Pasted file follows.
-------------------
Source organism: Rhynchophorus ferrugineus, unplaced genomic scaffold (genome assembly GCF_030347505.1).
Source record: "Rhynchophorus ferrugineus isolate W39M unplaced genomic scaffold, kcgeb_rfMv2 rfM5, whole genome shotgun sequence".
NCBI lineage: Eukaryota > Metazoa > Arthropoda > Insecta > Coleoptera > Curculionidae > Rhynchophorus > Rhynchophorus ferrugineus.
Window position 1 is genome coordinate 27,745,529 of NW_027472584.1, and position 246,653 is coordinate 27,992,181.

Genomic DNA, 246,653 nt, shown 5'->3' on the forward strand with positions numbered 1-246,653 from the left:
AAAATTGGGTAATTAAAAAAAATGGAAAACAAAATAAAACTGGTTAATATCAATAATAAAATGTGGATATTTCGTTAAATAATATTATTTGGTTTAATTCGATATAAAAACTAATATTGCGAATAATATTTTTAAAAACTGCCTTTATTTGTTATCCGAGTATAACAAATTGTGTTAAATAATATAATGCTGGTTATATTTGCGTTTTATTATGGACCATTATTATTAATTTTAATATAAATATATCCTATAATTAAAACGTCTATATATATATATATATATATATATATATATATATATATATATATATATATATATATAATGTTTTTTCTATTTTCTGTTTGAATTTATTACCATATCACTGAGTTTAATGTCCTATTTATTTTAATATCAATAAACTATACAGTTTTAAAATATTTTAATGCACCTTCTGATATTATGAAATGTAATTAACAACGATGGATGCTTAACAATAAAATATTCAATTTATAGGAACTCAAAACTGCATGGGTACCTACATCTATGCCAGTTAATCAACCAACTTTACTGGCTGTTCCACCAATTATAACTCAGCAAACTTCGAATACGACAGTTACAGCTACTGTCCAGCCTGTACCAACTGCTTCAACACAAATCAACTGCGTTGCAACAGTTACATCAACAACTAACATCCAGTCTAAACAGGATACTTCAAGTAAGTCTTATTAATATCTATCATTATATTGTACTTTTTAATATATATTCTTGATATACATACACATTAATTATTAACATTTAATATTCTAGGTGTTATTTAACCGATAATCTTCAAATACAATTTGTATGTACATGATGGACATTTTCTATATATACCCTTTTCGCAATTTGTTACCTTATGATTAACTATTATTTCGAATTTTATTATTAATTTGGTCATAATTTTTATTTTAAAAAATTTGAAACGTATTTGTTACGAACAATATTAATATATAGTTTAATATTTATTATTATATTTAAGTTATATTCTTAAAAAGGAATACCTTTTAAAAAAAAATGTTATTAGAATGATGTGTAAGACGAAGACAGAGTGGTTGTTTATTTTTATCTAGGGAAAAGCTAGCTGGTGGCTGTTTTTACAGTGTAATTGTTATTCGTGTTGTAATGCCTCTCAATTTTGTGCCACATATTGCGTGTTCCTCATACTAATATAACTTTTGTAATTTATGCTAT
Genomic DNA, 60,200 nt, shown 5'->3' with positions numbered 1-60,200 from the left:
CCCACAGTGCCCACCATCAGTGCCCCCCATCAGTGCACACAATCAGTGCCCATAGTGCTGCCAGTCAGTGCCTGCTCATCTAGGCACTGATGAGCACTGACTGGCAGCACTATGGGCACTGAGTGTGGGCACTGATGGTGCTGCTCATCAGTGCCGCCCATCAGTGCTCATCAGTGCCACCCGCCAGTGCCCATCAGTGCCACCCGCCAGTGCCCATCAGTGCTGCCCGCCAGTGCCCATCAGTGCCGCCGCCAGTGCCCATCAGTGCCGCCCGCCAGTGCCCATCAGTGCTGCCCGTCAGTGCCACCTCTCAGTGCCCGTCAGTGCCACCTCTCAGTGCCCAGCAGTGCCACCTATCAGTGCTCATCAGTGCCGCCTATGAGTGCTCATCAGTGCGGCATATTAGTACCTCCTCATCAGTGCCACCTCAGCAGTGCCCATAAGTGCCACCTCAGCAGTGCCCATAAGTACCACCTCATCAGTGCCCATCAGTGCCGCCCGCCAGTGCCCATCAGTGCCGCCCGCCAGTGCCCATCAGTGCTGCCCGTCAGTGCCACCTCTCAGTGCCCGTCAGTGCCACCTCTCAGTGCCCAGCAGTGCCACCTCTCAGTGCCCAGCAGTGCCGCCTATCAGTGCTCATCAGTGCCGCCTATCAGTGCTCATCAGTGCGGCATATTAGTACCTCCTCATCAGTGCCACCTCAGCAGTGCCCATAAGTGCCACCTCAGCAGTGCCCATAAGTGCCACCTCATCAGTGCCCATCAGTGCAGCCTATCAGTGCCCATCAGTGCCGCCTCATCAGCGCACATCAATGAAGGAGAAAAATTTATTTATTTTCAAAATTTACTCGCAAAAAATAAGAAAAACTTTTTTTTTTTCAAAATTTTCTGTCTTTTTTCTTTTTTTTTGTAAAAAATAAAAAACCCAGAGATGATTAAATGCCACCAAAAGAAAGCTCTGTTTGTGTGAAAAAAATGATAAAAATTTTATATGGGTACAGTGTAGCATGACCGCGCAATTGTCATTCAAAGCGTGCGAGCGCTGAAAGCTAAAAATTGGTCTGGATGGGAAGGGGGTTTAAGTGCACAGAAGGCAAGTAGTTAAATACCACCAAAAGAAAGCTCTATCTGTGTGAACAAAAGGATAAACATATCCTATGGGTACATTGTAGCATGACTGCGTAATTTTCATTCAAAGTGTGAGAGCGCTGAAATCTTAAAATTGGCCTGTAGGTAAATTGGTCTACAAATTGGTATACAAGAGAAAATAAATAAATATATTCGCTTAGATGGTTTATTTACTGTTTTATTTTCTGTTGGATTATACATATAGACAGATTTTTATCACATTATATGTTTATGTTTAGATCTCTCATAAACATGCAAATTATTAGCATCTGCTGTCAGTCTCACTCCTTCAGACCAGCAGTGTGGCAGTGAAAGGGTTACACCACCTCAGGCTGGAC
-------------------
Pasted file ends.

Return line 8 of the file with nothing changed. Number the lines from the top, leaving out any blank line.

CCCACAGTGCCCACCATCAGTGCCCCCCATCAGTGCACACAATCAGTGCCCATAGTGCTGCCAGTCAGTGCCTGCTCATCTAGGCACTGATGAGCACTGACTGGCAGCACTATGGGCACTGAGTGTGGGCACTGATGGTGCTGCTCATCAGTGCCGCCCATCAGTGCTCATCAGTGCCACCCGCCAGTGCCCATCAGTGCCACCCGCCAGTGCCCATCAGTGCTGCCCGCCAGTGCCCATCAGTGCCGCCGCCAGTGCCCATCAGTGCCGCCCGCCAGTGCCCATCAGTGCTGCCCGTCAGTGCCACCTCTCAGTGCCCGTCAGTGCCACCTCTCAGTGCCCAGCAGTGCCACCTATCAGTGCTCATCAGTGCCGCCTATGAGTGCTCATCAGTGCGGCATATTAGTACCTCCTCATCAGTGCCACCTCAGCAGTGCCCATAAGTGCCACCTCAGCAGTGCCCATAAGTACCACCTCATCAGTGCCCATCAGTGCCGCCCGCCAGTGCCCATCAGTGCCGCCCGCCAGTGCCCATCAGTGCTGCCCGTCAGTGCCACCTCTCAGTGCCCGTCAGTGCCACCTCTCAGTGCCCAGCAGTGCCACCTCTCAGTGCCCAGCAGTGCCGCCTATCAGTGCTCATCAGTGCCGCCTATCAGTGCTCATCAGTGCGGCATATTAGTACCTCCTCATCAGTGCCACCTCAGCAGTGCCCATAAGTGCCACCTCAGCAGTGCCCATAAGTGCCACCTCATCAGTGCCCATCAGTGCAGCCTATCAGTGCCCATCAGTGCCGCCTCATCAGCGCACATCAATGAAGGAGAAAAATTTATTTATTTTCAAAATTTACTCGCAAAAAATAAGAAAAACTTTTTTTTTTTCAAAATTTTCTGTCTTTTTTCTTTTTTTTTGTAAAAAATAAAAAACCCAGAGATGATTAAATGCCACCAAAAGAAAGCTCTGTTTGTGTGAAAAAAATGATAAAAATTTTATATGGGTACAGTGTAGCATGACCGCGCAATTGTCATTCAAAGCGTGCGAGCGCTGAAAGCTAAAAATTGGTCTGGATGGGAAGGGGGTTTAAGTGCACAGAAGGCAAGTAGTTAAATACCACCAAAAGAAAGCTCTATCTGTGTGAACAAAAGGATAAACATATCCTATGGGTACATTGTAGCATGACTGCGTAATTTTCATTCAAAGTGTGAGAGCGCTGAAATCTTAAAATTGGCCTGTAGGTAAATTGGTCTACAAATTGGTATACAAGAGAAAATAAATAAATATATTCGCTTAGATGGTTTATTTACTGTTTTATTTTCTGTTGGATTATACATATAGACAGATTTTTATCACATTATATGTTTATGTTTAGATCTCTCATAAACATGCAAATTATTAGCATCTGCTGTCAGTCTCACTCCTTCAGACCAGCAGTGTGGCAGTGAAAGGGTTACACCACCTCAGGCTGGAC